Reducing global greenhouse gas emissions calls for the development of renewable energy systems. Using solar and wind energy to (photo)electrochemically split water into hydrogen and oxygen presents an interesting approach, where the hydrogen is then used as energy storage medium. Water splitting involves two half reactions: the cathodic hydrogen evolution reaction (HER) and the anodic oxygen evolution reaction (OER). The theoretical minimum potential difference between the two electrodes, required to split water, is 1.23 V. In practice, thermodynamic and kinetic limitations demand significantly higher potential differences, which thus represent an energy loss. The search is for novel electrode materials that reduce this overpotential significantly.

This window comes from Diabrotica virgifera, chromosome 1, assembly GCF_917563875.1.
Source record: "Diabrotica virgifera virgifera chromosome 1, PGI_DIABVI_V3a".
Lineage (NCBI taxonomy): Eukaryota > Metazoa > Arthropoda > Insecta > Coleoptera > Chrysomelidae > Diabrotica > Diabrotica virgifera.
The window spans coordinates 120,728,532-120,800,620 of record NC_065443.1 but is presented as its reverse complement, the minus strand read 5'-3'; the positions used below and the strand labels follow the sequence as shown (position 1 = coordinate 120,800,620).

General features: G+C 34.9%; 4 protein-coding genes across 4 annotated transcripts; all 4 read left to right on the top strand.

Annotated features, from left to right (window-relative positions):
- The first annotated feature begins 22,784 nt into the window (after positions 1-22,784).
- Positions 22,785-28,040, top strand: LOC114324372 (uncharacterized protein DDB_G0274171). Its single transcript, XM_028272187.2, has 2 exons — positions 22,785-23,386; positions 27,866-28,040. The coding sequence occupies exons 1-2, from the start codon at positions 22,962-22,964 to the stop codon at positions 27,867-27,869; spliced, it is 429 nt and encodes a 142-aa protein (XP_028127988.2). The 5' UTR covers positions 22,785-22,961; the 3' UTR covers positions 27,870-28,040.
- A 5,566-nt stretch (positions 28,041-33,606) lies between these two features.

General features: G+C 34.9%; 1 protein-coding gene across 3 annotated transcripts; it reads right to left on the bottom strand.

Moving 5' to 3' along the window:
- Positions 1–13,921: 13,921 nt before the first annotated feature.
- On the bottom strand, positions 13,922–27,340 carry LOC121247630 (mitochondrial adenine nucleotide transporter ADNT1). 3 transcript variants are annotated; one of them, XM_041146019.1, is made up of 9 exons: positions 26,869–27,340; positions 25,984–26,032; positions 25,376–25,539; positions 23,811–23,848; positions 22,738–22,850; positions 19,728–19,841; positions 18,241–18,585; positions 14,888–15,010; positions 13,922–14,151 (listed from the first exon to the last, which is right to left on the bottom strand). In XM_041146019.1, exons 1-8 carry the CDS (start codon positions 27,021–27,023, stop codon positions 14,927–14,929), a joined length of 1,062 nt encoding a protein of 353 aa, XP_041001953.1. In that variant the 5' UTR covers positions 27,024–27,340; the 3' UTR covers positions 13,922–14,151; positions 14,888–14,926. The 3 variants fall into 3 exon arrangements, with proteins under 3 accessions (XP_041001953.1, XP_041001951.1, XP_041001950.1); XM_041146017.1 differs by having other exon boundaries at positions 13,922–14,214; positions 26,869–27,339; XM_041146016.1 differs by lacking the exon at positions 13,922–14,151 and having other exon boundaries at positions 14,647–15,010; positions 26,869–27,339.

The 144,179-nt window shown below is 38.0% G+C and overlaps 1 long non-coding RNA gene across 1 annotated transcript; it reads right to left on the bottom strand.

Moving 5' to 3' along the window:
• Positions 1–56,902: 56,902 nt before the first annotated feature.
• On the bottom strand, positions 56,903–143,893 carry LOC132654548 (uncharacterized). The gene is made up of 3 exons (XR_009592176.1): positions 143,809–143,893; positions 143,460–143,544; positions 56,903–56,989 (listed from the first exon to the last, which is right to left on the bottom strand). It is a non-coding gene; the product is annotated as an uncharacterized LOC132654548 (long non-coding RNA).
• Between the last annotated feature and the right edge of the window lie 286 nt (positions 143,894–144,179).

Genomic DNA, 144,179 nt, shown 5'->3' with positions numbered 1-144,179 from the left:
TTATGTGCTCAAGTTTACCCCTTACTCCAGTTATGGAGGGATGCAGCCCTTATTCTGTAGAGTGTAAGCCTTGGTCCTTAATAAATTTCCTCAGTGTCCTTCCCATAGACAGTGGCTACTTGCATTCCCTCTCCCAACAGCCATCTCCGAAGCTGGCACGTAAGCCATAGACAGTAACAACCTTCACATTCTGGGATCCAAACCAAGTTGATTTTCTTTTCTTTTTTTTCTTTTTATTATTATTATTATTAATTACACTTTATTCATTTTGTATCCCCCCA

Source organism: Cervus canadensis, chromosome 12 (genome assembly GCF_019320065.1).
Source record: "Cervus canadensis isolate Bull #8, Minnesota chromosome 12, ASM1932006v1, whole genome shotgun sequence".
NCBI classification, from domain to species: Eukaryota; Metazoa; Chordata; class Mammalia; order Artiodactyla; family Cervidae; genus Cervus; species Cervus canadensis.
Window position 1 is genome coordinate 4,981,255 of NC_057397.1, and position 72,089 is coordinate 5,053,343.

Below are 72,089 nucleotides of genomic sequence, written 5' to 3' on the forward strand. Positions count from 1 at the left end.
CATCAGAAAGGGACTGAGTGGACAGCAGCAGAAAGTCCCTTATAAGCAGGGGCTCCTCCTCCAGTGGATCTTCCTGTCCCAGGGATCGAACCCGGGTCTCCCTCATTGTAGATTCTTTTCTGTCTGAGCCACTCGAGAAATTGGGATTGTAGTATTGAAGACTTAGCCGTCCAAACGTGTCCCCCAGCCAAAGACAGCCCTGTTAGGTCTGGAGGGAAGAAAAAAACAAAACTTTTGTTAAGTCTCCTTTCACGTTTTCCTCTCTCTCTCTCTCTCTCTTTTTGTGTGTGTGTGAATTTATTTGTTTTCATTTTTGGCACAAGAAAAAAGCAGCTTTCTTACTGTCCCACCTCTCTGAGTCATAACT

Together with the DIFFER institute we study in our group the fundamental electrochemical reactions of water splitting at the electrodes at an atomistic level, using electronic structure (density functional theory) calculations. The goals are to identify promising materials and reaction centers, and model reaction paths; an example is given in the figure below. There is a strong connection to experimental work on this topic, performed at the DIFFER institute and the TU/e.